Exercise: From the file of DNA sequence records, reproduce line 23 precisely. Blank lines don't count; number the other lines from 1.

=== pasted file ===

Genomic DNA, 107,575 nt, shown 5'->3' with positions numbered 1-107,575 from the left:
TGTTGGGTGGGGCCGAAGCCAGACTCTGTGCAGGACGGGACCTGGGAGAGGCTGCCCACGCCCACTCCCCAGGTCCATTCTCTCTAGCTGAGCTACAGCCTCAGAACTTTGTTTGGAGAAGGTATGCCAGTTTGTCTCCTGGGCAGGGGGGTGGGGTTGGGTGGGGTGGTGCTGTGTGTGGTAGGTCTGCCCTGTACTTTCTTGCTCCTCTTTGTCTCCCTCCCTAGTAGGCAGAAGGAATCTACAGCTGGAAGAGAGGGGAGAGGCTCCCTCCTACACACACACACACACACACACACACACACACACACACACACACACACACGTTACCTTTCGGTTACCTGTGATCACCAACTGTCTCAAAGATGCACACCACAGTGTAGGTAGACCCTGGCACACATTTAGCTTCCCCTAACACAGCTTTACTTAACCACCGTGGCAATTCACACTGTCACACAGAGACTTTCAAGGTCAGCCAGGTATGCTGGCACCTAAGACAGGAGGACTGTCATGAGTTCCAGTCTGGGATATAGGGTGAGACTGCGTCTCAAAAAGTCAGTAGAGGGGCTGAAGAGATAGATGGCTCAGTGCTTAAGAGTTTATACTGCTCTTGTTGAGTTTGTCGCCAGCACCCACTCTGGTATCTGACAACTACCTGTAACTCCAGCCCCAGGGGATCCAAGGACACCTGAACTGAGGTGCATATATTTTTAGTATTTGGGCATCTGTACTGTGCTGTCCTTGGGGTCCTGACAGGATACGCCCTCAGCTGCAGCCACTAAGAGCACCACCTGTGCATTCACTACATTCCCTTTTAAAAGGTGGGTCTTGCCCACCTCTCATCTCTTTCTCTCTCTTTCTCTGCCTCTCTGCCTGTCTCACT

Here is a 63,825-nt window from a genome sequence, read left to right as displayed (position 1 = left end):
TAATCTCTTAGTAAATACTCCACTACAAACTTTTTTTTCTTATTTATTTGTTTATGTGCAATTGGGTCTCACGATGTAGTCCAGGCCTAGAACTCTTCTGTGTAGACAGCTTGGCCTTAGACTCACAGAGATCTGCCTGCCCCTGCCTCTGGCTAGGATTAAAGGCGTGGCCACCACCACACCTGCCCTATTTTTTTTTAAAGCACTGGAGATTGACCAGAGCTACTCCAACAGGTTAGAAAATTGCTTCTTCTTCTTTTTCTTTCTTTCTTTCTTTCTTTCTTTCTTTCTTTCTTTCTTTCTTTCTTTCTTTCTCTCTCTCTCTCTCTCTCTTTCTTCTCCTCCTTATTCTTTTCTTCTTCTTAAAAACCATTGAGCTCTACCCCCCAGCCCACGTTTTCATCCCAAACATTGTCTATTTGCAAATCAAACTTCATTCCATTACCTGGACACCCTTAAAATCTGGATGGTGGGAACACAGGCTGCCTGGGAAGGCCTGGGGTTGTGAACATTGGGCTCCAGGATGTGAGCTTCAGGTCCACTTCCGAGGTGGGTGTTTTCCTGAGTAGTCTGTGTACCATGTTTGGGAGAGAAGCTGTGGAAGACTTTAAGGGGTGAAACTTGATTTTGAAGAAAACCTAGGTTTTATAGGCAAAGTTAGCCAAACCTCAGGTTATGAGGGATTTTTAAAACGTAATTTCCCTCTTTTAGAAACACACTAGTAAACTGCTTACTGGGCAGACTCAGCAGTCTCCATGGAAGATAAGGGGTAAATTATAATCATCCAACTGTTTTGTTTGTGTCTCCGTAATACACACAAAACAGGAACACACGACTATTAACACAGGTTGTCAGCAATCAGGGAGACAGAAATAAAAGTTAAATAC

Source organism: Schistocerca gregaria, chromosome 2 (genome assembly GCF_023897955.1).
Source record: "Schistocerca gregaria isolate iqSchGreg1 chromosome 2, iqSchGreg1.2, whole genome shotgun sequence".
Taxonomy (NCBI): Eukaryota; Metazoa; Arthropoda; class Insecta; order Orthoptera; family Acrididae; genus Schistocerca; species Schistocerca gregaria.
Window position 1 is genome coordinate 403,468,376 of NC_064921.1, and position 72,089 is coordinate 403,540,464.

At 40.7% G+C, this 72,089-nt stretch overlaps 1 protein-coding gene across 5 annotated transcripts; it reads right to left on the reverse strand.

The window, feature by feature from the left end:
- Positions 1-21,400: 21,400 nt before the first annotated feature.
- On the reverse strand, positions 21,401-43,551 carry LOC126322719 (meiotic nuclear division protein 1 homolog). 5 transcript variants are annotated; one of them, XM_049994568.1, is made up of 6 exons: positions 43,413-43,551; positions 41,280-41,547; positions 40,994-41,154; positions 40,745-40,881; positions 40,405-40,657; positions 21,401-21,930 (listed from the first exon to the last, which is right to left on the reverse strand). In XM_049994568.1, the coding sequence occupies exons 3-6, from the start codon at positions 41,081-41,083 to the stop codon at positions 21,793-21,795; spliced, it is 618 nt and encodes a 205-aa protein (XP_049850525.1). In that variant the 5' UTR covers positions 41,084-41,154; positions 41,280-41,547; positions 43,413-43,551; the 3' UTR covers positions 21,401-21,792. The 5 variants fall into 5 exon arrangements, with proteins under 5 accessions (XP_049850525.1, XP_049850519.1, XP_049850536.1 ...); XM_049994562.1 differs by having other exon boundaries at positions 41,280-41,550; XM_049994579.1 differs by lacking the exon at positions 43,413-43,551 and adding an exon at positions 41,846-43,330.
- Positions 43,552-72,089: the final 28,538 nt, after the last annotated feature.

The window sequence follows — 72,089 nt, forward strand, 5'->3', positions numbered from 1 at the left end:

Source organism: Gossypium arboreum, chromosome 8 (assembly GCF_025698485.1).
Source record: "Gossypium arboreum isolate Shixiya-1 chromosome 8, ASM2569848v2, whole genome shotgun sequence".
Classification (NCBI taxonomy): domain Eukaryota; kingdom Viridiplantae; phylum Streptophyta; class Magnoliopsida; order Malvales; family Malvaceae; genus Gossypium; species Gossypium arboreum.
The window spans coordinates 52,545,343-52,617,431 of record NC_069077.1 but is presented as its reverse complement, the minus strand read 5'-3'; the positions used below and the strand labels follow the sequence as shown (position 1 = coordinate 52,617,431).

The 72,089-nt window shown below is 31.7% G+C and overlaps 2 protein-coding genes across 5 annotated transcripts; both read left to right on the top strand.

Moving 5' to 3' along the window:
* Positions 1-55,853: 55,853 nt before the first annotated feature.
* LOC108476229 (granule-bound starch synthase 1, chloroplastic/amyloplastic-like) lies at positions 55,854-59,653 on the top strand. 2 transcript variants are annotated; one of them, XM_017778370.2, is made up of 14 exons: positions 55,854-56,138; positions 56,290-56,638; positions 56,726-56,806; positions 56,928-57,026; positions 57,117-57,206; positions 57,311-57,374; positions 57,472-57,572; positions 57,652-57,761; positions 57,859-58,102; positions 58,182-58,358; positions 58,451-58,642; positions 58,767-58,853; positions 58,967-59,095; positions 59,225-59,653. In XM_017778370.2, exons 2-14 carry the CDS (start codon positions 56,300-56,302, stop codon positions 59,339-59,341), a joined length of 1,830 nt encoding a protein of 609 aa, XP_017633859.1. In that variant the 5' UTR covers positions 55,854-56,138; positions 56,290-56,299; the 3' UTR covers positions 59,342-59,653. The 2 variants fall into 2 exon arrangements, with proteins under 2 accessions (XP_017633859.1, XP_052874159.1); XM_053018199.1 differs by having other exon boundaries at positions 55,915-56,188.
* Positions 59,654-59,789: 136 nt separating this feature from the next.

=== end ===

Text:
* Positions 59,654-59,789: 136 nt separating this feature from the next.